Google SERP Click-Through Rates
Thanks to AOL, SEO’s and other marketers now have access to the search records of over 500,000 users collected over a 3 month period after AOL accidentally released massive amounts of data. Â This dataset contained over 36 million search queries and tracked 19 million clickthroughs. Â We know that AOL search is a repackaging of Google’s Search, so we can assume most of this data applies to how users behave with Google’s search as well.
The real benefit here is that we now have data that allows us to view the clickthrough percentages of users on each search engine result. Â The guys over at RedCardinal crunched the numbers, and have provided the following charts which we can use to make more educated decisions in our search engine optimization efforts.
As everyone expected, the top 5 results get nearly 75% of the clickthrough traffic (73.55%). Â The top 10 results get nearly 90% of the traffic (89.69%). Â This only confirms our prior assumptions that “all the action” takes place on the front page of results, and that you need be able to hit top 10 rankings in order to see a true return on investment. An interesting fact is the 10th result seems to get more traffic than the 9th result.
The great data to see here is that there is a 450% increase in the amount of traffic you can receive from a ranking result by moving from position 11 to position 10. Â This sort of increase really emphasizes the importance of using a technique such as Second Page Poaching.
This chart is a more comprehensive breakdown of the traffic for each result, and how it compares to the ranking above it, as well as the the #1 ranking. Â It is interesting to see the types of shifts that bring about the greatest and least returns. Â For example, moving from position #16 to position #15 is a substantial jump versus theÂ minusculeÂ growth of 3.4% you see moving from position #15 to #14. Â Â Overall, this signifies the milestones for rankings to be moving from #11 to #12, and moving into the top 5.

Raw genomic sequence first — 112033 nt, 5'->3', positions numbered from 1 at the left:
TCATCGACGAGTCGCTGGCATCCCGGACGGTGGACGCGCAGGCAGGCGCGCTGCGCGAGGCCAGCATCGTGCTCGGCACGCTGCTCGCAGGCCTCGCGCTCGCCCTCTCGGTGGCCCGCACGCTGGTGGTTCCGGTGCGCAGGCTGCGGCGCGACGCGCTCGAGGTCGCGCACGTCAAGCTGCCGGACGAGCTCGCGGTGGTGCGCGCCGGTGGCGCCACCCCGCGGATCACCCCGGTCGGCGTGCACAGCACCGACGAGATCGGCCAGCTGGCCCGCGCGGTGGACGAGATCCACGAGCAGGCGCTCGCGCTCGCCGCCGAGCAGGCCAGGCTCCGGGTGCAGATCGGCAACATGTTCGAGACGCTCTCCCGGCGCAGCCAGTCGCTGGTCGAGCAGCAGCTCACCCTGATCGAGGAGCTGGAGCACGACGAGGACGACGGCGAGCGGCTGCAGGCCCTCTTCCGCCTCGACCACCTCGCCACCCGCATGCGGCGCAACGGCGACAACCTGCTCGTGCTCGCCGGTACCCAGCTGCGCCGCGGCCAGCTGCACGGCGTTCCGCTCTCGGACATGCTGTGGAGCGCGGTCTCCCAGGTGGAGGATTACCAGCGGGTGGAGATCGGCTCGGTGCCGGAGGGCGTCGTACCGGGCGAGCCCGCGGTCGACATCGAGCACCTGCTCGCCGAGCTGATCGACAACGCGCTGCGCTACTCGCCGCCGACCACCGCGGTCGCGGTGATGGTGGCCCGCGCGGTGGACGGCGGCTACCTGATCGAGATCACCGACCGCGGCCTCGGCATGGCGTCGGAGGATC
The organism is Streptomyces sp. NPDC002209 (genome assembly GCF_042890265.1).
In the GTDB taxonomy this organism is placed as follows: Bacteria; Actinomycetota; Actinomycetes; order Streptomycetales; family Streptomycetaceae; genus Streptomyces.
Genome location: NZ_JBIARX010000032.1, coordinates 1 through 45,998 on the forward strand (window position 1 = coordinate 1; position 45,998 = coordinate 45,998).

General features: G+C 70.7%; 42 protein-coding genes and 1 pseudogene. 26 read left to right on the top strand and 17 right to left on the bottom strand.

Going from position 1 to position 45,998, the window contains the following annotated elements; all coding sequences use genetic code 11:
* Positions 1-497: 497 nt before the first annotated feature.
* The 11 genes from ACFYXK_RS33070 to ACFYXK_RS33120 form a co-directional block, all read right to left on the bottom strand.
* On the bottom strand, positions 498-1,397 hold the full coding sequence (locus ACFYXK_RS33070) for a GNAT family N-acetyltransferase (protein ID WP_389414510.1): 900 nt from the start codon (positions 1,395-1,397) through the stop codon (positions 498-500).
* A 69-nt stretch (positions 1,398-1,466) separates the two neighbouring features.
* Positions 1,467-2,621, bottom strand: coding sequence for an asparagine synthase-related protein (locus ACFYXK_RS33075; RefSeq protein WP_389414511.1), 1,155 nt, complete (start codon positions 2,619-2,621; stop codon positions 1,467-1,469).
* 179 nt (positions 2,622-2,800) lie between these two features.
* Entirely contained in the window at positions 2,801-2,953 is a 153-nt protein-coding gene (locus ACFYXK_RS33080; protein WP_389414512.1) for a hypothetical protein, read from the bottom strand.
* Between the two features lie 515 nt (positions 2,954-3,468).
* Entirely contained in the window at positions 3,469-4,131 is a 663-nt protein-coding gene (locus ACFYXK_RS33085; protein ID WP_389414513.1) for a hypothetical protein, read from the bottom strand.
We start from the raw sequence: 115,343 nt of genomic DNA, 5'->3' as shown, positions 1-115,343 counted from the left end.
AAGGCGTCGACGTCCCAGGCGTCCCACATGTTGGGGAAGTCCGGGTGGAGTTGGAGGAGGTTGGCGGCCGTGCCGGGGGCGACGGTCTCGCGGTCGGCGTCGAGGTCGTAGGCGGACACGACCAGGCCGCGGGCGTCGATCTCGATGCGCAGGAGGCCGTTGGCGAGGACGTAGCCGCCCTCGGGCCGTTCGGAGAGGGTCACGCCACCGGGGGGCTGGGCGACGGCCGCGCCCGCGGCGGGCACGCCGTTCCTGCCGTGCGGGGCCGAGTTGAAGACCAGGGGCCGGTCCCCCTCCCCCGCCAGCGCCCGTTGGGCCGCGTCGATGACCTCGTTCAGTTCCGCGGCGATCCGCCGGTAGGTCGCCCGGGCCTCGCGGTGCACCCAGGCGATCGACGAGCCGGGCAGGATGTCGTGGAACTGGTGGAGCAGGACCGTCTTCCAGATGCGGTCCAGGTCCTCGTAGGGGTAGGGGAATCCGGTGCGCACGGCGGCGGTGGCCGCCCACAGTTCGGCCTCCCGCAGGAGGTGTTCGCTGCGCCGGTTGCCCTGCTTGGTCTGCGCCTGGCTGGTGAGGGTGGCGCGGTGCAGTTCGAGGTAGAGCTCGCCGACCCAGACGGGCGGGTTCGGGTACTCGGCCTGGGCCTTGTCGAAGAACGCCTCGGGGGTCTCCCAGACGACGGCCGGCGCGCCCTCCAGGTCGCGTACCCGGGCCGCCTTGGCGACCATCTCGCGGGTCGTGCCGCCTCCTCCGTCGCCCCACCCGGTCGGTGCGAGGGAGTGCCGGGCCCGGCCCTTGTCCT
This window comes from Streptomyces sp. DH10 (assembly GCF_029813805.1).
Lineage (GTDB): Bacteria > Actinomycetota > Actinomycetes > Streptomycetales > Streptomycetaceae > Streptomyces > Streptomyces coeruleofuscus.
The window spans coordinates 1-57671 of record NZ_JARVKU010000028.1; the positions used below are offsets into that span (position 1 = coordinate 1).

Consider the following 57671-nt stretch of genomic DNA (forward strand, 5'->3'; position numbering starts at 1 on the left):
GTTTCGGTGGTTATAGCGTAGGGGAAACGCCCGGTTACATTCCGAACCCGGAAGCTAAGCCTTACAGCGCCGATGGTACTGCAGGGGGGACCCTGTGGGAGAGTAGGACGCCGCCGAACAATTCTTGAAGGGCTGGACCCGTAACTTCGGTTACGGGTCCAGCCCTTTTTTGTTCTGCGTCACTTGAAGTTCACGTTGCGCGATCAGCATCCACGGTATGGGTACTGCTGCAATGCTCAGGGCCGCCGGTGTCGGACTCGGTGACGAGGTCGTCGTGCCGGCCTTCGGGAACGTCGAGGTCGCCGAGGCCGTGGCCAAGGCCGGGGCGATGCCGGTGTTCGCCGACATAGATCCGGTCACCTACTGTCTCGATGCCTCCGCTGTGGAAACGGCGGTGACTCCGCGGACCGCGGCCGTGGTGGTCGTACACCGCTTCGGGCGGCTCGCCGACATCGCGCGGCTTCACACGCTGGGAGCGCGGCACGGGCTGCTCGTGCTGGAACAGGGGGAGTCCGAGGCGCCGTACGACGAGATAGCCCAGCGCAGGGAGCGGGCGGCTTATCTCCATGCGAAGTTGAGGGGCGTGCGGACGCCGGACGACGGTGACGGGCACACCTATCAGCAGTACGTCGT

While you are most likely interested in the click-through data above, there has also been some other “random” knowledge gleaned from this data. Â Markus Friend of The Plenty of Fish Blog also mined some really cool information from the AOL dataset. Â Some of his findings include, AOL Users are planning to commit murder, Myspace is really growing because of SEO SPAM, andÂ Myspace is stealing traffic from dating sites… Â Markus was obviously interested in the last finding, as he is the CEO of the popular dating site PlentyofFish.Tags: clickthrough, data, google, rankings, serps